How to Remove Mystery Stains from Linen

How to Remove Mystery Stains from Linen

You’re enjoying that jelly doughnut and cup of latte right up to the point the jelly dribbles onto your shirt. You know immediately what caused the problem and how to tackle the stain (or you quickly look it up!).

But, sometimes mystery stains appear on clothes and you don’t remember how they got there. Or, when you pull dirty laundry from the family hamper, the members of your household offer no clues as to how that brown spot or sticky spot ended up on their shirt.

So, where do you start to effectively remove the stains?

There are three clues – the location of the stain, how the stain smells, and the color of the stain – that will give you a starting point on how to remove the stain.

Location Of the Stain

  • Food stains are often on the front of the garment or on the seat of trousers.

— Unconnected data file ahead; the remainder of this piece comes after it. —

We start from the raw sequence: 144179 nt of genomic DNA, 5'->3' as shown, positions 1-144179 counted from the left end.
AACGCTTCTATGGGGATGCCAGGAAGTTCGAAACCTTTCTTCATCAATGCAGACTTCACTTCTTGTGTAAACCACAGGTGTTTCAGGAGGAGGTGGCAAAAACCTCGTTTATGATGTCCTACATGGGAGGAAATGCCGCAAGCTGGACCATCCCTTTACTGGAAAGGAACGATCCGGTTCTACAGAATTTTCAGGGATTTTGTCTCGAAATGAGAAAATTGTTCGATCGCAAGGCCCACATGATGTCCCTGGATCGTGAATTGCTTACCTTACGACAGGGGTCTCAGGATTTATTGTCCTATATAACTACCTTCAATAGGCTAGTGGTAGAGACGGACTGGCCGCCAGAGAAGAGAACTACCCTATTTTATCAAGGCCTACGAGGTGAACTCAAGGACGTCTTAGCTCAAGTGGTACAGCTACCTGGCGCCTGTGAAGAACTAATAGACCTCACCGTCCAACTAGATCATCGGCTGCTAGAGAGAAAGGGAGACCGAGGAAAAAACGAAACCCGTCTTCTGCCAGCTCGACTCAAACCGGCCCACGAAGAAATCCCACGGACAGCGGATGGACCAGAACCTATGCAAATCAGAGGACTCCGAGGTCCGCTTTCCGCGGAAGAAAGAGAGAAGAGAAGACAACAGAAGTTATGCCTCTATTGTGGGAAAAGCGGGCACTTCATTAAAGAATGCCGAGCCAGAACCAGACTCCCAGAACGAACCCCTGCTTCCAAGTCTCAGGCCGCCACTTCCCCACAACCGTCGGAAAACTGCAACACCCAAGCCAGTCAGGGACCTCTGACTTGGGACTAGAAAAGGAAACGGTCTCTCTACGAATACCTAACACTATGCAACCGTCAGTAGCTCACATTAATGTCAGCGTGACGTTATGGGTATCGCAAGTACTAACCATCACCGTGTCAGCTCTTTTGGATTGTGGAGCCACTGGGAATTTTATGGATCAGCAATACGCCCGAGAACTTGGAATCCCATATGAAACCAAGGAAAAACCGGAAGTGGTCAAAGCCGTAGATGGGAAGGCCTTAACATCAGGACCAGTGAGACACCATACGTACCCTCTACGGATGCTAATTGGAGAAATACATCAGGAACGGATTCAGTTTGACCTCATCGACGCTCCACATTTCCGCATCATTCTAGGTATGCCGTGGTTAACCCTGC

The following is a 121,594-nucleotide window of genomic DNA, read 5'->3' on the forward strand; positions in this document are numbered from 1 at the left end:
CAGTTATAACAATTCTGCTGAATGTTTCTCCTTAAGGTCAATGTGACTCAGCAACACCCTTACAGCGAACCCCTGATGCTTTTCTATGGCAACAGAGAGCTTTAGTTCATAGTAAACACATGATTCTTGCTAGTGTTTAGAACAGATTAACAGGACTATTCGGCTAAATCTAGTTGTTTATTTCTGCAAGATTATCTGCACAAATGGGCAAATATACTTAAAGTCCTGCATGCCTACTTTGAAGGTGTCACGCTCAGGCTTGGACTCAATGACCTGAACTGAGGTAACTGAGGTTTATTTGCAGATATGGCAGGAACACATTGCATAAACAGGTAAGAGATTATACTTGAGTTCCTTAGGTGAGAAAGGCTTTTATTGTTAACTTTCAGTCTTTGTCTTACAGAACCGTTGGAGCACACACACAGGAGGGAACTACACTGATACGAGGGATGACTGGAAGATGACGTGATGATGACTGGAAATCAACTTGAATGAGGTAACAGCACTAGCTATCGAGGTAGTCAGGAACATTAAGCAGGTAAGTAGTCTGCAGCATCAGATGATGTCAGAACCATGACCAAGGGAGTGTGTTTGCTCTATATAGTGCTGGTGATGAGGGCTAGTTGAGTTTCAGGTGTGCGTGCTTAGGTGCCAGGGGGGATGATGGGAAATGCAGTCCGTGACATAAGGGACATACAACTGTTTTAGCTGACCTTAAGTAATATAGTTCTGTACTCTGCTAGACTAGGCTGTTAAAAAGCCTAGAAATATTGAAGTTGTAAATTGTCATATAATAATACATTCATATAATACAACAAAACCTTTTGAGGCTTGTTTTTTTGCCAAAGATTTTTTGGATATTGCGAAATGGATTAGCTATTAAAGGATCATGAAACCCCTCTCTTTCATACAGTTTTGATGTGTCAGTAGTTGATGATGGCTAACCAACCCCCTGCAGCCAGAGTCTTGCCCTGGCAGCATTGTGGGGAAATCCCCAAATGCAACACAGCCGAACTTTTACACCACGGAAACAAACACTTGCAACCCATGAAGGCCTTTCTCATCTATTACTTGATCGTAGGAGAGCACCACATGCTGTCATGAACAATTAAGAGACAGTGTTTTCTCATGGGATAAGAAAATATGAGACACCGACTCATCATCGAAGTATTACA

• Perspiration stains are typically under the sleeves and around the collar.
  • Black grease is often on pants or skirts at car door levels.
  • Bleach stains can occur around waist level after cleaning in a kitchen or bathroom.


  • Old oil or grease stains may smell rancid, but appear dry.
  • Gasoline and fuel odors linger to offer a clue.


  • Typically, if a stain is brown, it is protein-based and needs a product with the enzyme protease as an ingredient.
  • If a stain is gray, it is in the oil or grease family and requires the enzyme lipase to remove the stain.
  • The absence of color means that the color has been bleached from the fabric. This is most often caused by splashed or spilled chlorine bleach. There is no way to reverse bleach stains. If you use chlorine bleach, always clean up the work area carefully before moving to the next laundry load. This is especially important in shared laundry rooms and laundromats. Check that your washer’s bleach dispenser is working properly and not leaving a bit to drip on the next load of dark clothes.
  • However, stain colors can be misleading. Rust-colored stains may be tea, coffee, caramelized sugar, felt marker, rust oxide or many other culprits. Cosmetics containing benzoyl peroxide can bleach many colors to look rusty.